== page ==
I've seen every BP winner other than "CODA".

And I can prove it!


I liked "Ziegfeld" quite a lot, and I thought "Cavalcade" was decent - better than "Melody" or "Cimarron".

"Show" is a dud but at least it's a competently made movie, which "Melody" is not.

And it inspired Spielberg to get into movies!
 

bujaki

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@martinp The Bat Whispers and Alibi are related only by the fact that they were made by the same director.
I like Alibi a lot. The Patriot, knowing Lubitsch, is probably the best, but will we ever know? And it had the disadvantage of being the only silent in the group of nominees.
 

battlebeast

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Colin, what film would you rather won Best Picture 1928/29?

Alibi (Feature Productions; United Artists)
--The crime drama is also known as The Perfect Alibi, Nightstick and The Bat Whispers.

The Broadway Melody (Metro-Goldwyn-Mayer)

Hollywood Revue (Metro-Goldwyn-Mayer)

In Old Arizona (Fox)
--The Academy Film Archive preserved In Old Arizona in 2004. Under the law, this movie will enter the public domain on January 1, 2024.

The Patriot (Paramount Famous Lasky)
--Only pieces of this film are left, including trailers. The UCLA Film and Television Archive is in possession of 2500 feet of footage (out of 10,000), and one reel was found in Portugal, but to date no complete copy has been located. It is the only Best Picture Academy Award nominee for which no complete or near-complete copy has been found.
_________
ALIBI was bad, REVUE was silly, THE PATRIOT looks interesting, and ARIZONA is pretty good. I might pick PATRIOT, if I could see it all, but from the four: ARIZONA.

I wish UCLA would release ALL the PATRIOT footage they have on some kind of disc…

as for the worst BPs… CAVALCADE, MARTY, GIGI, AMERICAN IN PARIS, THE ENGLISH PATIENT and KRAMER V. KRAMER are at the bottom of my list.
 

Robert Harris

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I don’t believe that The Broadway Melody can be adequately considered (or reviewed today) without knowledge of the era in which it was made, and all of its background “baggage.”

It’s almost a situation of trying to place oneself back in late 1928, in an era when part-talkies were a side-show rarity known only to those with access to larger cities. For most people silent films were al that were available - and all that was known.

The other part of the equation is that silent films in 1927-at least mid-1928, were generally superior productions.

Melody was not planned to be M-G-M’s first forays into a fully sound film, and was only hastily concocted after problems with a Marion Davies production. Casting was almost haphazard in the need to get camera rolling. Generally, it was who’s on the lot. Never mind if they were trained to sing or dance.

What did come out of the production were two important tech attributes - taking the camera “hotbox” and placing it on wheels, and the concept of a pre-recorded audio playback.

As we look at films heading toward 100 years in bottle age, the era in which they were created, and the conditions of era should come into play.

I recall aeons ago, when I invited a friend to watch a couple of the original Flash Gordon serials. His reaction - presumably in comparison to Star Wars - was that it was a horrible film. Spaceships hanging from wires and being propelled by what appeared to be “sparking dildos.”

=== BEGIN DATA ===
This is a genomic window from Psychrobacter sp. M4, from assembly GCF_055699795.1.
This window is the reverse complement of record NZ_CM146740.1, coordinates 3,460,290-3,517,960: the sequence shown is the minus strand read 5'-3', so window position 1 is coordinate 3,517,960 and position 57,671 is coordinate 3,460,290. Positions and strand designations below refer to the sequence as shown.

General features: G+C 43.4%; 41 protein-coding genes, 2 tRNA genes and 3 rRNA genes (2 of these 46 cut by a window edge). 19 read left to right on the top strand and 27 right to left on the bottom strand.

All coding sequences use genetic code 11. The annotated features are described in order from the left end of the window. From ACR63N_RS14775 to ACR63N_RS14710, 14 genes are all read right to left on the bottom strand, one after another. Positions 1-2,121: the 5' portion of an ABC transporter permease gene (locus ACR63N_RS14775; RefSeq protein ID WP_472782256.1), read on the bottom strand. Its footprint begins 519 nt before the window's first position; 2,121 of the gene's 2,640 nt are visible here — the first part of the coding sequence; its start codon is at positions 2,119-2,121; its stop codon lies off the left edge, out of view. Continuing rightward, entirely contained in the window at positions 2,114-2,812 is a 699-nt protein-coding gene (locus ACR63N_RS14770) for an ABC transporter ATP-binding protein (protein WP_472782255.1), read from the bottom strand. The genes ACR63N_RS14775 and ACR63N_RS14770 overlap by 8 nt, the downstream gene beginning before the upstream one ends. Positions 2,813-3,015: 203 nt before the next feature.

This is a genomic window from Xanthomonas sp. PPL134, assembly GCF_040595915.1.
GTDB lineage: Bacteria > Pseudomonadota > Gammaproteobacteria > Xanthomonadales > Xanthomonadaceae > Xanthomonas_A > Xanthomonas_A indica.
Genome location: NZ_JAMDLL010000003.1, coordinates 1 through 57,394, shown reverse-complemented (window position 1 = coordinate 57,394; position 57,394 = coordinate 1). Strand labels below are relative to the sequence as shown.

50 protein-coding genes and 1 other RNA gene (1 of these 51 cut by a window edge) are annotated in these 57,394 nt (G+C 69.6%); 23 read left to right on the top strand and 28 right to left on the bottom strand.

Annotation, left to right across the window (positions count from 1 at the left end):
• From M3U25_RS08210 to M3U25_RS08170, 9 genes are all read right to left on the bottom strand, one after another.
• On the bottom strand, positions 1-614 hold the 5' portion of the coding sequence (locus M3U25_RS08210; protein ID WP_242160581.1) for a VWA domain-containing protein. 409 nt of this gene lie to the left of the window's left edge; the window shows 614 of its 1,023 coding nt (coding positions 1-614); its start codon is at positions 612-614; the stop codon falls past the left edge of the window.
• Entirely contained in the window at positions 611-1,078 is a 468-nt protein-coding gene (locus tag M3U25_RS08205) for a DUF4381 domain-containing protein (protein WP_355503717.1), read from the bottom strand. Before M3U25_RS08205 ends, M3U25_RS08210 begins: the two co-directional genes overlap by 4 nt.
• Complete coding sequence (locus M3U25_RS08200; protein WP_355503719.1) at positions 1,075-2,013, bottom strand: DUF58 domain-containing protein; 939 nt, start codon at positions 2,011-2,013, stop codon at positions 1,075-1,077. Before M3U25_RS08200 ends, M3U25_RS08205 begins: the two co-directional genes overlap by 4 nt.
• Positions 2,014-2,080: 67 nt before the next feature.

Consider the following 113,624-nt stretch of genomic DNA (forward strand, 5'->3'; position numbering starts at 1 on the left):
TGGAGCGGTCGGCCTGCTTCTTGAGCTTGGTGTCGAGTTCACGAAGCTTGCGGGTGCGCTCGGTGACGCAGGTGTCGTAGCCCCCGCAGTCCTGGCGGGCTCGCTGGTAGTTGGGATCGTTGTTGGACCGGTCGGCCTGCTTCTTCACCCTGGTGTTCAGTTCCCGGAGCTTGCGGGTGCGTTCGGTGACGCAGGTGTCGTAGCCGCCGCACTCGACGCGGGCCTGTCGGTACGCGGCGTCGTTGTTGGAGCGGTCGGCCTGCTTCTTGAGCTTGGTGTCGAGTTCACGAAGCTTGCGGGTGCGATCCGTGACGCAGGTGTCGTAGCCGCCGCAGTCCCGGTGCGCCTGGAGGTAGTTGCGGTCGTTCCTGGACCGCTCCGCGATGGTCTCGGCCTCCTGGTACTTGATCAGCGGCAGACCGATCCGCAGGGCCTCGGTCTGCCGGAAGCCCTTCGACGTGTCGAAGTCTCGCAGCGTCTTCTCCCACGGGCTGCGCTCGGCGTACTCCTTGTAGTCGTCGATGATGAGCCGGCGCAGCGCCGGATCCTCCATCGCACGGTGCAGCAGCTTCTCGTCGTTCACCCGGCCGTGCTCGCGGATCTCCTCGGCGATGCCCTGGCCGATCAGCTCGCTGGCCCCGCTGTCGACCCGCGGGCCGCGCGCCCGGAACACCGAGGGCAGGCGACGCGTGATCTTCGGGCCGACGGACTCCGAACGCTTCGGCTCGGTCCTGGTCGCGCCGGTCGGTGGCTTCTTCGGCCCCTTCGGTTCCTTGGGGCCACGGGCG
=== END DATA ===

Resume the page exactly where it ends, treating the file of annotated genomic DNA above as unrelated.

Is it one of the great films of all time. Certainly not. Not it cries out to be viewed with more than a little understanding of how it was created.
 
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MartinP.

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@martinp The Bat Whispers and Alibi are related only by the fact that they were made by the same director.

Noted!

The info I supplied was from WIkipedia, which, FWIW, said the source for it was:
  1. Hallenbeck, Bruce G. (2008). Comedy-Horror Films: A Chronological History, 1914-2008. Jefferson: McFarland. p. 15.
 

Bert Greene

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Of the eighty or more 1929 films I've seen, "The Broadway Melody" holds up reasonably nicely, but is all the more impressive as being in the very front of the all-talkie wave, released very early in the year. Context, context, context. Great strides were made throughout the course of that year. There are certainly other 1929 films that either impress (or that I enjoy) more, like "Applause" (1929-Par), "Sunny Side Up" (1929-Fox), "The Virginian" (1929-Par), "Sweetie" (1929-Par), and whatnot. Not to mention, there were still a few really terrific, lingering silents left around which I'm quite partial to, like "Redskin" (1929-Par), "Lucky Star" (1929-Fox), and "The Pagan" (1929-MGM).

Sure, the year also had a big share of overly-stagey, overly-static duds. Some can be quite a bore. Others can sometimes muster up a fair bit of dramatic impact despite this, like "The Laughing Lady" (1929-Par) or "The Lady Lies" (1929-Par), if one can overlook their limited filmic qualities. But in other cases, you can also see the filmmakers valiantly trying to break the newly imposed constraints. Viewing them in that light, with films like "Rio Rita" (1929-RKO), "Broadway" (1929-Univ), and such, can be occasionally fascinating. I've sometimes been surprised how relatively adept a number of ordinary, lower-profile productions can be, like "Half Way to Heaven" (1929-Par) or "The Wild Party" (1929-Par). Although I guess that latter one was still regarded as pretty high-profile, come to think of it. "Tanned Legs" (1929-RKO) has its problems, but is better than most of RKO's little stage-bound programmers of that year. On the other hand, not too long ago, I was watching one of Hoot Gibson's earliest talkies, "Courtin' Wildcats" (1929-Univ). It was filmed reasonably well, but otherwise it was a pretty charmless mess. A good example where sound took everyone off their game. Easily the worst Gibson film I've ever seen.
 
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Bert Greene